Robert Lewis Dabney (1820-1898), American Presbyterian theologian sympathetic to the South, who was born the same year as Shedd (1820, below) and taught at the same school (Union Seminary):
"Let us consider, and we shall see that the change of a godless, self-willed, worldly soul into a sincere, believing, joyful Christian, is as truly above the laws of his natural heart as the living again of a corpse is above the powers of matter. . . .
"[T]he saving change of the soul is God’s own almighty work, and is, in that sense, supernatural.
"What is this change? Some, from shallow observation, answer: It is only the sinner’s change of purpose concerning his duty to God. But the Scriptures answer, that it is a change of the dispositions of heart, which prompt and regulate man’s purposes concerning this duty. Note, I pray you, my words, and apprehend the difference, for it is that between light and darkness. . . . That new birth, I repeat, which is necessary to salvation, is some deeper thing than the mere making of a new resolution by the sinner. It is the fundamental revolution of the very dispositions of soul, out of which his purposes were all prompted. Hence, it is not the work merely of reasonings and inducements presented to the mind, but of God’s almighty power, through his Holy Ghost, quickening the soul to feel those reasonings and inducements. . . .
"Well, this heart is, in different degrees and phases, universal among natural men, in all races and ages, under all religions and forms of civilization, whatever religious instincts men may have, and to whatever pious observances they may be driven by remorse, or self-righteousness, or spiritual pride. We perceive that this disposition of soul begins to reveal itself in all children as early as any intelligent moral purpose is disclosed. We observe that while it is sometimes concealed, or turned into new directions by the force of circumstances, it is always latent, and is a universal and controlling principle of conduct towards God. We find that it holds its evil sway in spite of all light and rational conviction in men’s own minds, and of inducements drawn from conscience and heaven and hell, which ought to be omnipotent. Such is every man’s inward history, until grace reverses his career. . . .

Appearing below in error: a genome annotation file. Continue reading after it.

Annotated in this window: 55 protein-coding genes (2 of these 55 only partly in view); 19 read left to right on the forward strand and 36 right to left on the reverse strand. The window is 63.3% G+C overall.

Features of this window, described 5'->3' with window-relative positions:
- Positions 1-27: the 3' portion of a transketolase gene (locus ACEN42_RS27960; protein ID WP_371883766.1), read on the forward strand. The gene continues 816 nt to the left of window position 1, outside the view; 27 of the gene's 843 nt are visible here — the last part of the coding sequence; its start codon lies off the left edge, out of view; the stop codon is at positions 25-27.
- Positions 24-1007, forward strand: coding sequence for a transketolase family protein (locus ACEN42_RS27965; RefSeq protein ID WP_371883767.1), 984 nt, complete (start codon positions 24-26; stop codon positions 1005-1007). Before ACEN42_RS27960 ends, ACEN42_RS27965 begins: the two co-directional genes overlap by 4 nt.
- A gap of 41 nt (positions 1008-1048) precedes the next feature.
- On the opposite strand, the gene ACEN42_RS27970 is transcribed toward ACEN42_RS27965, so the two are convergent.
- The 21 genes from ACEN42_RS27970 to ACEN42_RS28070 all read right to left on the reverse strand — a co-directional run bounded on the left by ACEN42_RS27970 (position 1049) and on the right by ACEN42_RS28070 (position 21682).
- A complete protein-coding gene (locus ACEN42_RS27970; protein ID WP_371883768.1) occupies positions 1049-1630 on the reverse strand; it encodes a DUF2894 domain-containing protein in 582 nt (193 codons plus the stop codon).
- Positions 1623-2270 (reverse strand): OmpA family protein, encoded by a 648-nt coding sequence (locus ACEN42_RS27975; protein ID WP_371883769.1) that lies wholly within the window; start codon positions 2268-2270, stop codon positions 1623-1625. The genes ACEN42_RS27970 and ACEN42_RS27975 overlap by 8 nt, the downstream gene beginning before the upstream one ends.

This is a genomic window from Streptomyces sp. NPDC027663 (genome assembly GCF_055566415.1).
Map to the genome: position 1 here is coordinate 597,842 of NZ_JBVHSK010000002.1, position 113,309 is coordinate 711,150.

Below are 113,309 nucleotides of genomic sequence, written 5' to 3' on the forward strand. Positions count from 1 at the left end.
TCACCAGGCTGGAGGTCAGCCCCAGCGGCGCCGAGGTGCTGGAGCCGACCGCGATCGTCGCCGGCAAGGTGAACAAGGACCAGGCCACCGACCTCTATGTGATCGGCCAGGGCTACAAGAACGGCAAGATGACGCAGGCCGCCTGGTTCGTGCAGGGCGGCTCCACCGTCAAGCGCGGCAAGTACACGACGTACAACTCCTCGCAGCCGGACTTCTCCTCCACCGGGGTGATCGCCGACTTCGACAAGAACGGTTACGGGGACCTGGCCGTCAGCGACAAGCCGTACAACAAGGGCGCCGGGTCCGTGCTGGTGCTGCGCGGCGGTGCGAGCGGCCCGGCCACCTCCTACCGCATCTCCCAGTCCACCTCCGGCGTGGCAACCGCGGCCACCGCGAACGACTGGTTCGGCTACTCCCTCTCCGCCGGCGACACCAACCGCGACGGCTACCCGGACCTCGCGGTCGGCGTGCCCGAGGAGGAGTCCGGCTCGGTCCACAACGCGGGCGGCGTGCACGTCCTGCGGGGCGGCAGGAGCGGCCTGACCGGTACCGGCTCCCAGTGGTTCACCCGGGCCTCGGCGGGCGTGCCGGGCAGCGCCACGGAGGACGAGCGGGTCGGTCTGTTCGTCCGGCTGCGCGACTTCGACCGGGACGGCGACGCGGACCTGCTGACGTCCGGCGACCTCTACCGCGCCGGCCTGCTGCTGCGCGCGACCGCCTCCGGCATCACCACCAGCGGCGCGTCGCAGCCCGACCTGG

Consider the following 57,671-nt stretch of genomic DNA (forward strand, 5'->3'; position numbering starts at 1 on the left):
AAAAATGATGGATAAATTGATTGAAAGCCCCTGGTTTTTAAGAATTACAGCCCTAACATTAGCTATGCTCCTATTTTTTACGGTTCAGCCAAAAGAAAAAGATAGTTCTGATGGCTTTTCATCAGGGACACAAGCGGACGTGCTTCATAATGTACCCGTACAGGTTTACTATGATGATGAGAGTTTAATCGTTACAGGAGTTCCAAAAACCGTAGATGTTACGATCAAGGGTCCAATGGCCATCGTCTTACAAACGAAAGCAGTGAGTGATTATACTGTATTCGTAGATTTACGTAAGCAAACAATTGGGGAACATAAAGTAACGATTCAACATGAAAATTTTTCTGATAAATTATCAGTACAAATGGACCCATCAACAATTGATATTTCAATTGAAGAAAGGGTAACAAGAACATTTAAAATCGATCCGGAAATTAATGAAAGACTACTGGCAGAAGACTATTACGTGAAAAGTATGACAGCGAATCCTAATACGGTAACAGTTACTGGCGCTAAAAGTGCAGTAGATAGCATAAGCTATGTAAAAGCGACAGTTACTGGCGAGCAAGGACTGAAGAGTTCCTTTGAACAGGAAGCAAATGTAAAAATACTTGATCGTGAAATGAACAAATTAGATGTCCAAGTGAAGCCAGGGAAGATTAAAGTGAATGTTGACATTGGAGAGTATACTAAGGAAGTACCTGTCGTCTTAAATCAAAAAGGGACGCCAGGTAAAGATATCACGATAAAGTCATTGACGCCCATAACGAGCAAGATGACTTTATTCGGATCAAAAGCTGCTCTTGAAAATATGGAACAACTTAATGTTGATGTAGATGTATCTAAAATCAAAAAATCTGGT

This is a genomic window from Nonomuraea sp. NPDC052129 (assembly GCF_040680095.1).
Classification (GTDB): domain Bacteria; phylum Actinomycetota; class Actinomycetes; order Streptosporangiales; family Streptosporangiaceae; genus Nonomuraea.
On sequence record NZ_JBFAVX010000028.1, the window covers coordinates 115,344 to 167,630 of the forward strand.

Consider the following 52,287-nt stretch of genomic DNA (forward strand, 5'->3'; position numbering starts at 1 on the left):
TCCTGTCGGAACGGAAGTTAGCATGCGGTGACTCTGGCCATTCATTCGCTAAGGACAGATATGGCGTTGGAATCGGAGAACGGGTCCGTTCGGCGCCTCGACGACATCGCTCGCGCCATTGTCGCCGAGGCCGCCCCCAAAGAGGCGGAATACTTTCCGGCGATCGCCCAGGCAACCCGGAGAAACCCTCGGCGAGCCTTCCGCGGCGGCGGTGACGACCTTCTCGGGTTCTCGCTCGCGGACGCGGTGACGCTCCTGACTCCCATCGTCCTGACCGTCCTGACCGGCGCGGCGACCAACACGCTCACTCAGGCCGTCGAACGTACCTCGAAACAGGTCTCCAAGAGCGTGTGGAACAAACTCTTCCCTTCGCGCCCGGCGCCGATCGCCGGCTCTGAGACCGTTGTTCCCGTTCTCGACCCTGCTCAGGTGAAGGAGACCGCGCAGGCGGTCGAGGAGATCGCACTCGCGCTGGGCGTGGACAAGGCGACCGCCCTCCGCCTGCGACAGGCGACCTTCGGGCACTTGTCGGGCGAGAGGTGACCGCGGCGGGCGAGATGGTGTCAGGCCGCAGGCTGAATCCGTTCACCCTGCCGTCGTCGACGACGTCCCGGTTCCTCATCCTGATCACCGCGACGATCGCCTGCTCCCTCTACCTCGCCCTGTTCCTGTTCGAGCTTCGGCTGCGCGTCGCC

"There is, there can be, no case in which mere inducements work in man a permanent purpose contrary to the natural dispositions of the soul. But ungodliness is a native, a universal, a radical propensity. Hence, when we see such a revolution in this as the gospel requires in the new birth, we must believe that it is above nature. This great change not only reforms particular vices; it revolutionizes their original source, ungodliness. It not only causes the renewed sinner to submit to obedience, as the bitter, yet necessary medicine of an endangered soul; it makes him prefer it for itself as his daily bread. . . . Such is the change which makes the real Christian. It is a spiritual resurrection; it is the working of that 'mighty power of God which he wrought in Christ when he raised him from the dead.'"
--“The Believer Born of Almighty Grace,” in Robert L. Dabney, Discussions: Evangelical and Theological, Vol. 1 (London: Banner of Truth Trust, 1967), 484-489. In addition, Dabney's Systematic Theology is available online.